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Gumbel, E. (1962). Anna Smeliansky—1879–1961. Int. J. Psycho-Anal., 43:360-360.
(1962). International Journal of Psycho-Analysis, 43:360-360
On 20 July, 1961, Dr Anna Smeliansky died at the age of 82. Her life, shadowed by hereditary retinal atrophy, was distinguished by her deep devotion to psycho-analysis.
Born in a hamlet near Kiev, she acquired her school education on her own resources and passed examinations in Odessa. In view of conditions in Russia at the turn of the century, she went to Switzerland to study medicine. There a friend of hers once found her bent over a textbook of ophthalmology, saying: 'I am studying my own disease; I shall slowly lose my eyesight.' With great spiritual strength the young student made up her mind to bear her suffering by herself, in solitude and loneliness, not burdening with her affliction anyone close to her.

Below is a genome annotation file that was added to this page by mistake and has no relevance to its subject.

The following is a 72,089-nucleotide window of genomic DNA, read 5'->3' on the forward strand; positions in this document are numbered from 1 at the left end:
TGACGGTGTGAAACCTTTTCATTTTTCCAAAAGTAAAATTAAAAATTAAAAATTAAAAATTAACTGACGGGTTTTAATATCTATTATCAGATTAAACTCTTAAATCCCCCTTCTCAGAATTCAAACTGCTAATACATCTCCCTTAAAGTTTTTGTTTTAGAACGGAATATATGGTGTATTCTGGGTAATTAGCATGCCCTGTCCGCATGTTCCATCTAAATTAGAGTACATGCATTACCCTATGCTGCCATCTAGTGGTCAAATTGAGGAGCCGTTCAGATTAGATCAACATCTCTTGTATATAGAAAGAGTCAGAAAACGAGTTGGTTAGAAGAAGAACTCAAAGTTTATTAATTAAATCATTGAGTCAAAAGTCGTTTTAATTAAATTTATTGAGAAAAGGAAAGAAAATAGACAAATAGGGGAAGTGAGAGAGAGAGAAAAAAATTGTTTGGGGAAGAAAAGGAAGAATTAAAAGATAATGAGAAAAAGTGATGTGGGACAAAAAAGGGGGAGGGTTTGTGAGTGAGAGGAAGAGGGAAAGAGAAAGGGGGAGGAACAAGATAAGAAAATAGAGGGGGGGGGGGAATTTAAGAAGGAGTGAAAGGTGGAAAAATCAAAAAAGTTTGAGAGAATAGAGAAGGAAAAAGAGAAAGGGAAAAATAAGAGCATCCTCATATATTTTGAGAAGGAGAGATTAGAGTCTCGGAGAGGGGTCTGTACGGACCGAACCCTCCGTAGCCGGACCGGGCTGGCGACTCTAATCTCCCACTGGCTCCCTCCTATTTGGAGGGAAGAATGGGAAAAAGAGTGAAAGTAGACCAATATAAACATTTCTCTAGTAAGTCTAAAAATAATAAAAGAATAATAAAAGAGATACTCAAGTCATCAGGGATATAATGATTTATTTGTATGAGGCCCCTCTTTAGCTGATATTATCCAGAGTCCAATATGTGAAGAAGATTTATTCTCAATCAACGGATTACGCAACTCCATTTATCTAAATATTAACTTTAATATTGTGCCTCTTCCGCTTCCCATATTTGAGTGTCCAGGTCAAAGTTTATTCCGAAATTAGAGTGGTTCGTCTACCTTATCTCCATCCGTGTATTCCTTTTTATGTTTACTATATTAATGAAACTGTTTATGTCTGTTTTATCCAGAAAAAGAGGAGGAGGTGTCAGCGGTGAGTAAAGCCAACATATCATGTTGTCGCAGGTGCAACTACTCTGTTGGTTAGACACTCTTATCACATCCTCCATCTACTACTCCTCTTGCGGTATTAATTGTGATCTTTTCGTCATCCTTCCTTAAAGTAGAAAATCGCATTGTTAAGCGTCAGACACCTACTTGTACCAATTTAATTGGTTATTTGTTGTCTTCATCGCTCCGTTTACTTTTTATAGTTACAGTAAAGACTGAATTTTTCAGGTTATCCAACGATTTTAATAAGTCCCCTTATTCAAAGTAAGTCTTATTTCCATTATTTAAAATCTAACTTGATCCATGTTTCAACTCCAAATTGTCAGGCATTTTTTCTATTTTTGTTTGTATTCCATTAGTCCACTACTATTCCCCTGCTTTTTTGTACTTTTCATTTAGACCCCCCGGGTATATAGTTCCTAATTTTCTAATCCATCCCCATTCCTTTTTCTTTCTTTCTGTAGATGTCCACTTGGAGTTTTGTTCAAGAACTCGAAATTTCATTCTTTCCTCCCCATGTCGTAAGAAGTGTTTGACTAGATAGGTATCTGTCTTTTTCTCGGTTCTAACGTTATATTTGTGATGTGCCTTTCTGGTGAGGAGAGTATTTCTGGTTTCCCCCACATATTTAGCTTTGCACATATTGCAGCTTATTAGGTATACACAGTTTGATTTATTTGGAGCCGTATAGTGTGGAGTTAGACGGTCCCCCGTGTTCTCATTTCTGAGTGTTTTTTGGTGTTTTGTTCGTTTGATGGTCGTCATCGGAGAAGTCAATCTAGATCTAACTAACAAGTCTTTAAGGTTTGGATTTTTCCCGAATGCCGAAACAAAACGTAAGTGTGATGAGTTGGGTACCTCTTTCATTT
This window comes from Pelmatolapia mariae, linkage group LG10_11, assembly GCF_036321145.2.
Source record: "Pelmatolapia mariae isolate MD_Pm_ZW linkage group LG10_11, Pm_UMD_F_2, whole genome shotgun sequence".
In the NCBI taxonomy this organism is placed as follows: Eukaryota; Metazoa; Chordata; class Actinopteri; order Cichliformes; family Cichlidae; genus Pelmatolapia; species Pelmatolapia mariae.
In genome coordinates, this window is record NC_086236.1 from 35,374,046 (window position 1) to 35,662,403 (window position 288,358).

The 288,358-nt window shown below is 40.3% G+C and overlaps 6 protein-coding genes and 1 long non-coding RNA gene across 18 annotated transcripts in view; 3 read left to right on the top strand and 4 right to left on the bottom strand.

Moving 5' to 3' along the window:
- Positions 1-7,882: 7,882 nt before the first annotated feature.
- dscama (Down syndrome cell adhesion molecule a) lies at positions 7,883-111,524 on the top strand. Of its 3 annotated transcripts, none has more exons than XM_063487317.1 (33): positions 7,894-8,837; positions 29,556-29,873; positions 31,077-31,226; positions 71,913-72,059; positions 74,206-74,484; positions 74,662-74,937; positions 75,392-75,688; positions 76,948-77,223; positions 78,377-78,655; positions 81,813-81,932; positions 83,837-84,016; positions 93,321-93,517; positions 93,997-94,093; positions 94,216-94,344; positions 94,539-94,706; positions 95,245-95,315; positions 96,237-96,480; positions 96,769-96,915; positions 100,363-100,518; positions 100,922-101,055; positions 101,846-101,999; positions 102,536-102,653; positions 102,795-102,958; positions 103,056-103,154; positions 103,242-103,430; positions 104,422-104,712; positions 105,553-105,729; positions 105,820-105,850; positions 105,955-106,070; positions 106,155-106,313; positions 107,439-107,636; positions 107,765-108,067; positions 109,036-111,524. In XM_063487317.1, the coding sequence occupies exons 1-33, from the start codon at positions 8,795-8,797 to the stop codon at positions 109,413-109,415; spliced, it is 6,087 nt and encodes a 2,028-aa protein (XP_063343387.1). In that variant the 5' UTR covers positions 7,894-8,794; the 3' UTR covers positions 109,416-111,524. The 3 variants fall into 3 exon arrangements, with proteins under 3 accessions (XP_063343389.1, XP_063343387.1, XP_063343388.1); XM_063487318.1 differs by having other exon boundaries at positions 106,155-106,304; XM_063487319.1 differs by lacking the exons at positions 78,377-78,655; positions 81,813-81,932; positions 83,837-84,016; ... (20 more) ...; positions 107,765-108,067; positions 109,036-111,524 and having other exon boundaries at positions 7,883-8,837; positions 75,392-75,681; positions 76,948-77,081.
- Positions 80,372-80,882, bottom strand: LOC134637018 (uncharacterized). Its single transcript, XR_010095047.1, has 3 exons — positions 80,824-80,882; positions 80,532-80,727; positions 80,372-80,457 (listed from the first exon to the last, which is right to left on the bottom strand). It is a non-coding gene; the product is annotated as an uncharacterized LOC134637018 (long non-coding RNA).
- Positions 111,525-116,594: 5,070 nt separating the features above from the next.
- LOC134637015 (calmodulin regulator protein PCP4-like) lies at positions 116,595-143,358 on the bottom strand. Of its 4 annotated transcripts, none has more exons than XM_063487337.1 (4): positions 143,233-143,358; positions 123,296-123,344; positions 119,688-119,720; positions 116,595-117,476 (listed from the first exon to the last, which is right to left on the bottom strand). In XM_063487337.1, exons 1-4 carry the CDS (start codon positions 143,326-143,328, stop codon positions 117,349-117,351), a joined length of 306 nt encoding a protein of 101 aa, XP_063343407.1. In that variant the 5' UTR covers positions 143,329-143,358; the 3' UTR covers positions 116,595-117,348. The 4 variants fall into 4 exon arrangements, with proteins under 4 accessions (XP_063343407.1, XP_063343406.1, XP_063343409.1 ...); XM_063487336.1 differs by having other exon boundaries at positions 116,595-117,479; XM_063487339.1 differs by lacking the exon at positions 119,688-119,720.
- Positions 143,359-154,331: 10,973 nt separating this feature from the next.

After finishing her studies she took up internal medicine. In 1912, moved by the ideals of Socialism and Zionism, she left Europe for Palestine. For a year she cared medically for some hundred Yemenite families in Jerusalem. The glaring light of the Mediterranean landscape forced her back to Europe to live in Berlin. There she joined up with another pioneering group, the psycho-analytical one, to become first assistant at the Polyclinic, when Eitingon opened the world's first Psycho-Analytical Institute in 1920.
When, in the early thirties, Hitler's advent to power spelled the end of analysis in Germany, Dr Smeliansky had to move once more, and came finally to settle in Tel-Aviv. She went into private practice, caring affectionately for her patients until her last illness a few months before her death.
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